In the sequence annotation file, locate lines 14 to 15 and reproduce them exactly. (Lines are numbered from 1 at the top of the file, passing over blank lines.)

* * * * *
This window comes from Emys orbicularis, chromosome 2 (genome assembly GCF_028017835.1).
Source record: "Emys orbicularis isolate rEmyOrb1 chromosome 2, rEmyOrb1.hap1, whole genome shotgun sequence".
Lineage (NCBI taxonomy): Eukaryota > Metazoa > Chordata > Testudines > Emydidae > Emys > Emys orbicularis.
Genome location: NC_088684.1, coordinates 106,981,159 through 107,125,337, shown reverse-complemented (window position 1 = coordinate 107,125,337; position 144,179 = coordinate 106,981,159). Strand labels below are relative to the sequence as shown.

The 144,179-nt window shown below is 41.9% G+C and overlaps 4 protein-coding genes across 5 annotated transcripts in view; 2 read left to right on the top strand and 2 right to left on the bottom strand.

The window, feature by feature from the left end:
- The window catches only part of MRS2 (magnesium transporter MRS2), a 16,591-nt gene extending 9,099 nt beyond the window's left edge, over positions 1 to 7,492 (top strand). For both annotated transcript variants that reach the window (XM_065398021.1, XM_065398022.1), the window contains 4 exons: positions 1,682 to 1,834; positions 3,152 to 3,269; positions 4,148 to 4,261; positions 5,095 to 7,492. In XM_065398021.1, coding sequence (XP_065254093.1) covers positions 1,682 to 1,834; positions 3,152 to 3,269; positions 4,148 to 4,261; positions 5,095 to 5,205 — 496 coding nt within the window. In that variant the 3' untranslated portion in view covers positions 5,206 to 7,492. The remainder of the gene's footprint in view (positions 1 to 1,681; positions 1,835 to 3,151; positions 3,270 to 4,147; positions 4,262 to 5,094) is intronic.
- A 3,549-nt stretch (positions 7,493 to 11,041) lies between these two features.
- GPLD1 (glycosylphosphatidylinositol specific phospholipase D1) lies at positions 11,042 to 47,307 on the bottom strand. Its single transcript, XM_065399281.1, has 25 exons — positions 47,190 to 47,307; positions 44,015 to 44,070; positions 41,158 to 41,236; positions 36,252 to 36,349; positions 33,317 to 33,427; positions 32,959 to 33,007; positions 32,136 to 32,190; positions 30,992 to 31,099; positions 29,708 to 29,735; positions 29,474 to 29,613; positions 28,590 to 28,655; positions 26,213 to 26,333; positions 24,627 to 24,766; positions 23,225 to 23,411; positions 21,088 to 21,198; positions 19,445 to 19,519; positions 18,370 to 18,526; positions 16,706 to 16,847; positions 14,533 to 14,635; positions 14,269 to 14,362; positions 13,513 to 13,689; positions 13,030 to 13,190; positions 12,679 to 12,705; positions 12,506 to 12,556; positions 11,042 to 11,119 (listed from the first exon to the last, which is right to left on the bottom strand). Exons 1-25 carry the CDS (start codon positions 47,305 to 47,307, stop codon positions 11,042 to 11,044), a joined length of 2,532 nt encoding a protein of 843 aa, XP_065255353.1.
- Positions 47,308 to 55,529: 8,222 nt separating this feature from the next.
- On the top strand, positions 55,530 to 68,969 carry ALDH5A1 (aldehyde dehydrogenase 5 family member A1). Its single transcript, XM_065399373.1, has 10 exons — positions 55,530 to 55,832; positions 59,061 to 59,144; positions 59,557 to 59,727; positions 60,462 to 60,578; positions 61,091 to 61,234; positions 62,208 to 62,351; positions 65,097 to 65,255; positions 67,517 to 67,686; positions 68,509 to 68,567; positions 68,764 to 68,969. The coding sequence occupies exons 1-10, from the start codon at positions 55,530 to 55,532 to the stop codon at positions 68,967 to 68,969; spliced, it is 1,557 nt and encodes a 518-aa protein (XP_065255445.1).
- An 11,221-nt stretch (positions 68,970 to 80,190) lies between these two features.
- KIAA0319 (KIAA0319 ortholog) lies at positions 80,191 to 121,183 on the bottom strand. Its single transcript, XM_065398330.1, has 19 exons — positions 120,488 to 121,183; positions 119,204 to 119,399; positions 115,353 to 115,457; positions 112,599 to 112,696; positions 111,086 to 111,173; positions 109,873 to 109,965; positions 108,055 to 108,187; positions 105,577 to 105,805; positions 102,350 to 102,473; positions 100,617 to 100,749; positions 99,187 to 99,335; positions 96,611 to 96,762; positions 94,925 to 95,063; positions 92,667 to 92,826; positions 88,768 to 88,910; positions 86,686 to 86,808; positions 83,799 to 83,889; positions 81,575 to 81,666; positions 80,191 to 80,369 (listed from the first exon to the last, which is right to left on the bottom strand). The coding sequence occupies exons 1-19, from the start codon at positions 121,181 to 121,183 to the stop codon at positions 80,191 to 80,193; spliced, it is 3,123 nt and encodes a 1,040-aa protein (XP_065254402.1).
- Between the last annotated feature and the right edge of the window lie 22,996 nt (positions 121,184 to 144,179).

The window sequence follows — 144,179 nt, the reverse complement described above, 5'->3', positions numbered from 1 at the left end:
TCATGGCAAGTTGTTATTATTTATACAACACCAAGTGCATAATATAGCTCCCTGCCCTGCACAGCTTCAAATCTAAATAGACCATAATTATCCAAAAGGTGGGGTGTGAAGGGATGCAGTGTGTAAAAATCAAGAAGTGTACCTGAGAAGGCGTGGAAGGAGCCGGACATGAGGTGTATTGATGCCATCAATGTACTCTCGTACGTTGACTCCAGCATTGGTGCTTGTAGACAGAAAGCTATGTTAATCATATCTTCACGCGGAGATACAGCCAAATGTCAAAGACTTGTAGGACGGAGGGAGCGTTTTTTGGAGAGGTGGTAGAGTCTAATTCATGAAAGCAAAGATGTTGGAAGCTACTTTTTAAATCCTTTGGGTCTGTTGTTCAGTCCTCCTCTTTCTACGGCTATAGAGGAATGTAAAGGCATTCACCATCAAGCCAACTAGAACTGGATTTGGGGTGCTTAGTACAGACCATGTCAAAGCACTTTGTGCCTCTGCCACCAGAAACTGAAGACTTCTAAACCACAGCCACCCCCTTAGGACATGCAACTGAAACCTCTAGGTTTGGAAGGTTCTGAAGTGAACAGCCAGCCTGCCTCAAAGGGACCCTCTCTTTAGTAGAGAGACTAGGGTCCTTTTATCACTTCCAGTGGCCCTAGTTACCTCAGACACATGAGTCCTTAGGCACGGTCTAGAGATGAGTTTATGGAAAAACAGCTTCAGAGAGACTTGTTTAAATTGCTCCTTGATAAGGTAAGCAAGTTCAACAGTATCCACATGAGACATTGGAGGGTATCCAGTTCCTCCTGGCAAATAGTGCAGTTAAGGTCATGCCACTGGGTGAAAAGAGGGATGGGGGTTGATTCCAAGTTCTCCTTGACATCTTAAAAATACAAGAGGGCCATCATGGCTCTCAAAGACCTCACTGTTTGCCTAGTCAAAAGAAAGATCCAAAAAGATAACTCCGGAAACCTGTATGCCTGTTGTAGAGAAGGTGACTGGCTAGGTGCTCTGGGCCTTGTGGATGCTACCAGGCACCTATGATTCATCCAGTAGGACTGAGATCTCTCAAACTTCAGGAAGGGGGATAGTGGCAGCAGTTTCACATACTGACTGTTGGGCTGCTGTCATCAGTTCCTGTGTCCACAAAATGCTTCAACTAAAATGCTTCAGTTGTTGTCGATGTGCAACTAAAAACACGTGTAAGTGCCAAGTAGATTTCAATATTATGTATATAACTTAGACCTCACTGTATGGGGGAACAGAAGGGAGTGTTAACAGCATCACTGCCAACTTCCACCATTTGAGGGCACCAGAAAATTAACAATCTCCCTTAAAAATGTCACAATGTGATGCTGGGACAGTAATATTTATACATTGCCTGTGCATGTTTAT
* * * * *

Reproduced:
- Between the last annotated feature and the right edge of the window lie 22,996 nt (positions 121,184 to 144,179).

The window sequence follows — 144,179 nt, the reverse complement described above, 5'->3', positions numbered from 1 at the left end: